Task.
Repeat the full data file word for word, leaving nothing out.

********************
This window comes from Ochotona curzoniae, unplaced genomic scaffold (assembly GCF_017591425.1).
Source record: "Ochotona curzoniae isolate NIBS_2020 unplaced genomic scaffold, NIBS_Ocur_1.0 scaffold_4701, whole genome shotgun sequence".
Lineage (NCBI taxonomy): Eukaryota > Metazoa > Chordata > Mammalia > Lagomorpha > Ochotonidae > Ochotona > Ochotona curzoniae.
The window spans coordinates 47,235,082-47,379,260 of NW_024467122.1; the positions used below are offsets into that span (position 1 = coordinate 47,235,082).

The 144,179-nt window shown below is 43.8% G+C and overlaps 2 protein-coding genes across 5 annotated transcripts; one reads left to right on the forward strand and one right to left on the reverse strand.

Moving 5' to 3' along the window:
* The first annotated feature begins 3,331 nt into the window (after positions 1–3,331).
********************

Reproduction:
This window comes from Ochotona curzoniae, unplaced genomic scaffold (assembly GCF_017591425.1).
Source record: "Ochotona curzoniae isolate NIBS_2020 unplaced genomic scaffold, NIBS_Ocur_1.0 scaffold_4701, whole genome shotgun sequence".
Lineage (NCBI taxonomy): Eukaryota > Metazoa > Chordata > Mammalia > Lagomorpha > Ochotonidae > Ochotona > Ochotona curzoniae.
The window spans coordinates 47,235,082-47,379,260 of NW_024467122.1; the positions used below are offsets into that span (position 1 = coordinate 47,235,082).

The 144,179-nt window shown below is 43.8% G+C and overlaps 2 protein-coding genes across 5 annotated transcripts; one reads left to right on the forward strand and one right to left on the reverse strand.

Moving 5' to 3' along the window:
* The first annotated feature begins 3,331 nt into the window (after positions 1–3,331).